2014年07月04日

Well known as the author of 'Nanso Satomi Hakkenden' and 'Chinsetsu Yumiharizuki', 'Kyokutei Bakin' also called 'Takizawa Bakin' was one of the greatest novelists in the Edo period.

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Kyokutei Bakin, born of low-ranking 'samurai' parents in Edo in 1767, was the first full-fledged novelist who made a living only by writing in Japan. He served his apprenticeship when he was 23 years old under 'Santo Kyoden', noted popular writer of the day, to start his career as a rising writer. He wrote many popular writings such as short stories, however, these were not his goal. What he wanted to do was to write full-length novels, and he started it after being adopted by his wife's family running a clog shop. The picture shows the old well of his house in the heart of Tokyo, and it is said that he used the water of this well to make Indian-ink to write his masterpieces. He unfortunately survived his son though, he managed to complete Nanso Satomi Hakkenden thanks to the dictation of his daughter-in-law since he lost his sight before the completion. This full-length super work took some 28 years to be finished.

Licensed touur guide/travel asssistant,
Masahisa Takaki.

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posted by masahisa at 15:54 | Tokyo | このブログの読者になる | 更新情報をチェックする

2013年07月02日

The former main gate of the city residence of the Ikeda family, one of the powerful 'daimyo' feudal lords, is on display in the grounds of the Tokyo National Museum.

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This stately gate was originaly built in Marunouchi, Tokyo, for the city residence of a powerful daimyo. After being built in the middle of the 19th century, this gate was relocated to be used for the residence of the Imperial family in Tokyo late in the 19th century, then relocated again to the present site after the Second World War.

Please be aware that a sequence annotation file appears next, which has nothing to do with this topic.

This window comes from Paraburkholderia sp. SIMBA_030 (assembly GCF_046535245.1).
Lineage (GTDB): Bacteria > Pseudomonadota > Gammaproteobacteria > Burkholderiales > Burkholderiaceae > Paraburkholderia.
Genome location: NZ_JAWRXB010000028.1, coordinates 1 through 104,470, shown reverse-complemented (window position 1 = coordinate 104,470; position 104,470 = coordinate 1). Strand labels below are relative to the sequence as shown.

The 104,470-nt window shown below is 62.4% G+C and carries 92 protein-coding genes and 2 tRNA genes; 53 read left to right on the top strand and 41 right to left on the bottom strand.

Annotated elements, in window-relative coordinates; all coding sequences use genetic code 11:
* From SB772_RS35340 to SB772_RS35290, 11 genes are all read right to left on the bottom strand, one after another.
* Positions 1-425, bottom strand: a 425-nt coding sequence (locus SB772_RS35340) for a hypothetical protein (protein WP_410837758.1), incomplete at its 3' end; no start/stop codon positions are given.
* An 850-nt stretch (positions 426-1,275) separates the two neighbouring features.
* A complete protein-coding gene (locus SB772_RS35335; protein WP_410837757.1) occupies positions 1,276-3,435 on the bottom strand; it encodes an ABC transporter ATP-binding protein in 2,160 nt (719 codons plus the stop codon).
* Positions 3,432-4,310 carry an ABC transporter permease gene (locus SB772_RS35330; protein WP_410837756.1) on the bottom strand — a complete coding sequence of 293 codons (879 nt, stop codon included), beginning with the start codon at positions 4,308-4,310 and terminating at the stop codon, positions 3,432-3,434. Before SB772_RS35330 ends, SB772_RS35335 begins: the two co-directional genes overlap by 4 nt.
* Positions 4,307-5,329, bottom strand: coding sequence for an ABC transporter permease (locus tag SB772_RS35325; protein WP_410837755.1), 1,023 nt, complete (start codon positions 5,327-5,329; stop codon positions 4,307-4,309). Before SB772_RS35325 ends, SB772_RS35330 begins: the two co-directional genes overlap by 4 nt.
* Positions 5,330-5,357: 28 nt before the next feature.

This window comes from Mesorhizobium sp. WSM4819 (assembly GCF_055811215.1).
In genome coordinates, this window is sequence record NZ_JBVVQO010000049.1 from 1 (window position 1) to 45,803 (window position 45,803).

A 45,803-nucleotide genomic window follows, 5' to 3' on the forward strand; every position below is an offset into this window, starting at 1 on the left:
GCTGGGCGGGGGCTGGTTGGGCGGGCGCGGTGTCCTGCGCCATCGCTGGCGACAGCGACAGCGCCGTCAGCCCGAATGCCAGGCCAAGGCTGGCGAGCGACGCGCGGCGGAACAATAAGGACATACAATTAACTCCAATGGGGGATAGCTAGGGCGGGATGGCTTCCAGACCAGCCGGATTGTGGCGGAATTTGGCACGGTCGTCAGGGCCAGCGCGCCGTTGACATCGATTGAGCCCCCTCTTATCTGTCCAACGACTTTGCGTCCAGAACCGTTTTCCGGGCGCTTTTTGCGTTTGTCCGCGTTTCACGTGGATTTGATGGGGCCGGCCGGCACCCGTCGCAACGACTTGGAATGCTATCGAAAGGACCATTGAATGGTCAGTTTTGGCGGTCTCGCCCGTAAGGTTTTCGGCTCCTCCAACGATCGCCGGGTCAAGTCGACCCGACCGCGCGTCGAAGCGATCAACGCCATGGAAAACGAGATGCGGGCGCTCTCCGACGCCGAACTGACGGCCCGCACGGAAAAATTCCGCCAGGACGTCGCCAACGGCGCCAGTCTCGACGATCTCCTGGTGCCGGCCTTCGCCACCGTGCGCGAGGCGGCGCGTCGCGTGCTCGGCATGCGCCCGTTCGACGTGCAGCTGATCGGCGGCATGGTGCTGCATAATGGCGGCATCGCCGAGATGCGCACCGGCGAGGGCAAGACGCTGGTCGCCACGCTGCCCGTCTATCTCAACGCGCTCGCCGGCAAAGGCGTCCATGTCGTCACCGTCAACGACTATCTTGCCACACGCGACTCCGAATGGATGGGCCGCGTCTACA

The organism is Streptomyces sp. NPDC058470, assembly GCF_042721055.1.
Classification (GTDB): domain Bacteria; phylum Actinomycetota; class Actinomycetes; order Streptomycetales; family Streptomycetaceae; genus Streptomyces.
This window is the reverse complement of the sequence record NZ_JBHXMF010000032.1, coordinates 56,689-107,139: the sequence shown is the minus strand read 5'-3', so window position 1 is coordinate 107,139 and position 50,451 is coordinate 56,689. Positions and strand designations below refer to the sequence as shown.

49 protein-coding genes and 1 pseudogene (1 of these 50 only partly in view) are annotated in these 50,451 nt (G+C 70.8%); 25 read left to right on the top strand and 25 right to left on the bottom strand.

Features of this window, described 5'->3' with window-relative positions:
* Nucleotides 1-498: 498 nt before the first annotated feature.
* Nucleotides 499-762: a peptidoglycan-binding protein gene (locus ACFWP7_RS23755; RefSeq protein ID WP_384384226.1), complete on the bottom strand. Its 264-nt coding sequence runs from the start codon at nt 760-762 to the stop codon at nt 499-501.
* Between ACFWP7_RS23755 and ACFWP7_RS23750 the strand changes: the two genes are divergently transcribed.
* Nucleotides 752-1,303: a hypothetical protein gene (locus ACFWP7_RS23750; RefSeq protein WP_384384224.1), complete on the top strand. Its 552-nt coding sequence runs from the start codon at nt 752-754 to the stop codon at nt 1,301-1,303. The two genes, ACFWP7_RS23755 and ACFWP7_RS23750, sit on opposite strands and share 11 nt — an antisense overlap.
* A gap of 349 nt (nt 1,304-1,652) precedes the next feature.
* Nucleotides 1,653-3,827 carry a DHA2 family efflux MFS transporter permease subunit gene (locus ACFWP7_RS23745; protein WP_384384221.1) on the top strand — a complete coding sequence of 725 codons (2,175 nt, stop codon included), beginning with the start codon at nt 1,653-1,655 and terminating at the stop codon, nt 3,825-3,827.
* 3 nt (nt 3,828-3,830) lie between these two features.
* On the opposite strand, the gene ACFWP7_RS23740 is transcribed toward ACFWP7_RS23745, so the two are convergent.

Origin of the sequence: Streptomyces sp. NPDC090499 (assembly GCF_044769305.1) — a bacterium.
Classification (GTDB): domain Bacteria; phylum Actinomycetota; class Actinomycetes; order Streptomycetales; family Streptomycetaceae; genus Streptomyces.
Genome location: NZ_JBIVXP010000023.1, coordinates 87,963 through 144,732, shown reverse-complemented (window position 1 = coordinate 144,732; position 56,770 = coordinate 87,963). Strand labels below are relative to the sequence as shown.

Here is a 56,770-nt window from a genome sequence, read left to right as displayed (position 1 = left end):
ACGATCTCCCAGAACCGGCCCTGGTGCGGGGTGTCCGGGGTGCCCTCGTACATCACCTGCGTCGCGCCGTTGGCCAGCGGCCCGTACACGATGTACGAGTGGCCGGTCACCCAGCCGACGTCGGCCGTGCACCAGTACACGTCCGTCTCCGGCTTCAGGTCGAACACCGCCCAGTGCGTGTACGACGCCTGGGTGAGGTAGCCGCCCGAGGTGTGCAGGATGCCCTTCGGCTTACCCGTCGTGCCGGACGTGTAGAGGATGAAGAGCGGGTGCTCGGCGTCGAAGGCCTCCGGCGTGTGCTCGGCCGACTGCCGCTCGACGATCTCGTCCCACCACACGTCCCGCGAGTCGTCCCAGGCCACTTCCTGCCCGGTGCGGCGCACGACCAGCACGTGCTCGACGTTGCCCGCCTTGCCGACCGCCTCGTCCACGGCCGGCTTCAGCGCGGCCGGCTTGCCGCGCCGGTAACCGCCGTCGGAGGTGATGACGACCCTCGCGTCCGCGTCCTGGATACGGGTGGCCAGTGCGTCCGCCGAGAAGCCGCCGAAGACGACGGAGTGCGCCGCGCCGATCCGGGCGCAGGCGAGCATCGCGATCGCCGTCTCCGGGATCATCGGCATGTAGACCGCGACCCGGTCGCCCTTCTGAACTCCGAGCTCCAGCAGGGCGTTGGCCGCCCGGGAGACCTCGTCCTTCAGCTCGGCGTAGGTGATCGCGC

The appearance of a big semigabled roof with a gabled guardhouse on both sides is one of the most prestigious designs at that time. In comparison with 'Akamon' red gate standing in Tokyo University, this gate is called 'Kuromon' black gate.
In Tokyo, only these two gates servived the civil war at the time of the Meiji Restoration, big fires, earthquakes and the Second World War.
This is designated as an important cultural asset, together with Akamon red gate.

Licensed tour guide/travel assistant,
Masahisa Takaki.

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posted by masahisa at 10:54 | Tokyo | このブログの読者になる | 更新情報をチェックする

2013年05月27日

Kunio Maekawa, who had studied under the greatest Swiss architect Le Corbusier, educated Kenzo Tange and other big Japanese architects after the Second World War.

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Talking about what is called modernist architecture, a name of Le Corbusier comes first. The greatest Japanese architect Kunio Maekawa went to France alone after he graduated from Tokyo University, to study under Le Corbusier for two years, and returned to Japan in 1930. He created a great impact on Japan's architectural world of the day, with his sense of modernist architecture after his great master.
Many masterpieces were built across Japan until he died at the age of 81, among which The National Museum of Western Art, The Tokyo Bunka Kaikan in Ueno, and The National Diet Library in Nagata-cho are the most important works.
The picture shows his private house originally built in Shinagawa in 1942. This house stands now in The Edo-Tokyo Open Air Architectural Museum in Koganei City, Tokyo after being carefully relocated together with its small garden. Although being built in the midst of the Second World War, when floor space of a private house was restricted to under 100 square meters, this house is featuring modernism filled with brightness both in and out.

Licensed tour guide/travel assistant,
Masahisa Takaki.

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posted by masahisa at 13:43 | Tokyo | このブログの読者になる | 更新情報をチェックする